NASHVILLE – The trucking industry is facing a slow and volatile recovery over the next several months, according to experts speaking here at the TMW System’s TransForum 2009 user conference. The reason given for this volatility is that many of the business fundamentals within trucking are irrevocably changing, said David Wangler, TMW’s president & CEO.
“Manufacturers and retailers are still cutting back on inventories, trying to catch up with lower demand,” he said in his keynote speech at the conference. “Shippers continue to re-engineer their supply chains – decreasing lengths of haul and removing complexity, sometimes as part of a ‘sustainability’ initiative and sometimes just to reduce costs.”
In basic terms, Wangler pointed out, the amount of freight moving across North America‘s roadways is much less than it was just 12 months ago – and as a result, the carrying capacity of the U.S. economy for profitable freight movement has fallen dramatically.
“As an industry, we have no power to reverse it, we can only seek to adapt,” he explained. “In order to sustain our businesses in this new environment, we‘ll have to become more cost-effective, more nimble, and more competitive to make a profit moving the freight that is available. Growth may no longer mean doing more of the same things that we did before; it‘s more likely to mean reconfiguring our businesses to do new things in new ways.”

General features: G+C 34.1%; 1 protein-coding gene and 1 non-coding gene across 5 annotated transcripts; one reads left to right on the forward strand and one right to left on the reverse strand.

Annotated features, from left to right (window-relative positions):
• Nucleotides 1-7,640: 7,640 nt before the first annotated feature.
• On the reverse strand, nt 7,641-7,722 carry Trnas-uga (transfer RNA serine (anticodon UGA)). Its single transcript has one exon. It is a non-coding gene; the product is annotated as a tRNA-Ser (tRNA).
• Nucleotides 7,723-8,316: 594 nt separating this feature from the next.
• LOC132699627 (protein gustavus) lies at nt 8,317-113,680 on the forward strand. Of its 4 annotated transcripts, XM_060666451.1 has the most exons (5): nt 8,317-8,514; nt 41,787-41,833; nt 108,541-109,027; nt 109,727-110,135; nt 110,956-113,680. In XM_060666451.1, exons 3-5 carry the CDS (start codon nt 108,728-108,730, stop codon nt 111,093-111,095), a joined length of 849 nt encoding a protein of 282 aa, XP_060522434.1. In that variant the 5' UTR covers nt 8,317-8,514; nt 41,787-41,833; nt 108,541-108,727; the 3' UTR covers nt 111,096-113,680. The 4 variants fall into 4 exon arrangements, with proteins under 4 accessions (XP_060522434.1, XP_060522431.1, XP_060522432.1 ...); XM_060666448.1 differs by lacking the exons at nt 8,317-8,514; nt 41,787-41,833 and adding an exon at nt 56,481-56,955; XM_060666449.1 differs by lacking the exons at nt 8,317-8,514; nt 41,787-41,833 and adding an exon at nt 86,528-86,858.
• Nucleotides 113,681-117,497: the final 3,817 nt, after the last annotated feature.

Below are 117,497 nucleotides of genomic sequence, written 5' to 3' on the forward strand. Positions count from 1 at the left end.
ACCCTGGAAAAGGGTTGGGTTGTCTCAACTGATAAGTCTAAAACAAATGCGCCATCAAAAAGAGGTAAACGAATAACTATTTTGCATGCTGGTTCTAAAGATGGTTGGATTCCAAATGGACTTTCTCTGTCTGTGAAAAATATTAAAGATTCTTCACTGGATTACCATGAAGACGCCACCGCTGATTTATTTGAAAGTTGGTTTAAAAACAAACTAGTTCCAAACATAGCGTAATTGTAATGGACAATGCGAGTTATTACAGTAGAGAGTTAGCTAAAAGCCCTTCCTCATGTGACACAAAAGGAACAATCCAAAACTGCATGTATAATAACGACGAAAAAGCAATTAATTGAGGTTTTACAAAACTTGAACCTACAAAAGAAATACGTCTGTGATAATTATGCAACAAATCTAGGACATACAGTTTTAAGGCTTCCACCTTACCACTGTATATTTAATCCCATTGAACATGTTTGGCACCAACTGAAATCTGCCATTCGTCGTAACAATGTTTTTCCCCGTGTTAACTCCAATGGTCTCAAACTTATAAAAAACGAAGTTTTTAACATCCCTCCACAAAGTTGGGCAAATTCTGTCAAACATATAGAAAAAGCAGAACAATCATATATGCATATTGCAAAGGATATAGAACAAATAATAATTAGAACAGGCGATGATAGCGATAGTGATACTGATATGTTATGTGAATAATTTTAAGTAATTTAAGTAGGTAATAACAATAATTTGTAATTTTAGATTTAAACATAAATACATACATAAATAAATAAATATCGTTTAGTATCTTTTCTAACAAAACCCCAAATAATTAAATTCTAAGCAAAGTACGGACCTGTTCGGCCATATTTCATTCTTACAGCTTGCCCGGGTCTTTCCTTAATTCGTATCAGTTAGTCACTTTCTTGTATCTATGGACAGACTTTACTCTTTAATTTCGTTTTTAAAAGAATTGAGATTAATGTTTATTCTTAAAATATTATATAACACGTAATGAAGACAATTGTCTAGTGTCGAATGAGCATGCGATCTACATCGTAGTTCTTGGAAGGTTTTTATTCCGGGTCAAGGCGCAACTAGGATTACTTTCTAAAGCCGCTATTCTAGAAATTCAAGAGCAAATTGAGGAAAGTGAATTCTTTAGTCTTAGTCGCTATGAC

Benjamin Hartford, senior equity research analyst at Robert W. Baird & Co., said that while freight volumes should recover by mid-2010, the resulting growth will be slow and bumpy due to the reasons Wangler stated.
“The ‘new normal’ from where we stand is slower global economic growth over the next cycle, higher unemployment, de-leveraging, and higher capital costs,” Hartford said. “All the money the federal government injected to stabilize the U.S. economy is inflationary, and the only thing you can do to combat inflation is to raise interest rates. So for trucking, the cost of capital is going to rise – though a longer, slower recovery means it will take longer for those capital costs to go up.”
Fuel costs also remain a wildcard. In his remarks on global energy trends, Prof. Michael Economides from the University of Houston predicted that oil prices will reach $100 a barrel by the end of 2009 as petroleum production rates continue to fall.
“The International Energy Agency published a report in October 2008 that detailed a 9.1% reduction in oil production – the largest decline in world oil production history,” Economides explained. While there has been huge demand destruction due to the collapse of the world’s economies, he said, the recovery will drive the need for petroleum back up as oil and natural gas still provide 87% of the globe’s energy needs.
How this projected increase in oil demand affects diesel fuel prices will be critical, said Baird’s Hartford. “It all depends on how rapidly fuel prices escalate,” he explained. “If we’re talking five to 15 cent per gallon increases on a weekly basis like what occurred last year, it could be hard on trucking. If prices rise more slowly, there’s an opportunity for more control. We do believe fuel prices are going to be higher rather than lower over the next ‘up’ economic cycle.”
As a result, going forward, trucking companies must be “leaner” organizations, Hartford stressed, as any costs that can be extracted from their bottom lines now will help them maintain profit margins as the freight market recovers.
“We’re seeing stable and improving truck freight demand as well as for rail, so stabilization in the freight markets is clearly a key trend now,” Hartford noted. “While the strong stock market rally in recent months – up 83% between March and September this year, returning to October 2008 levels – suggests the worst is behind us, there are still significant headwinds ahead. Near-term freight demand will remain volatile until the second half of 2010.”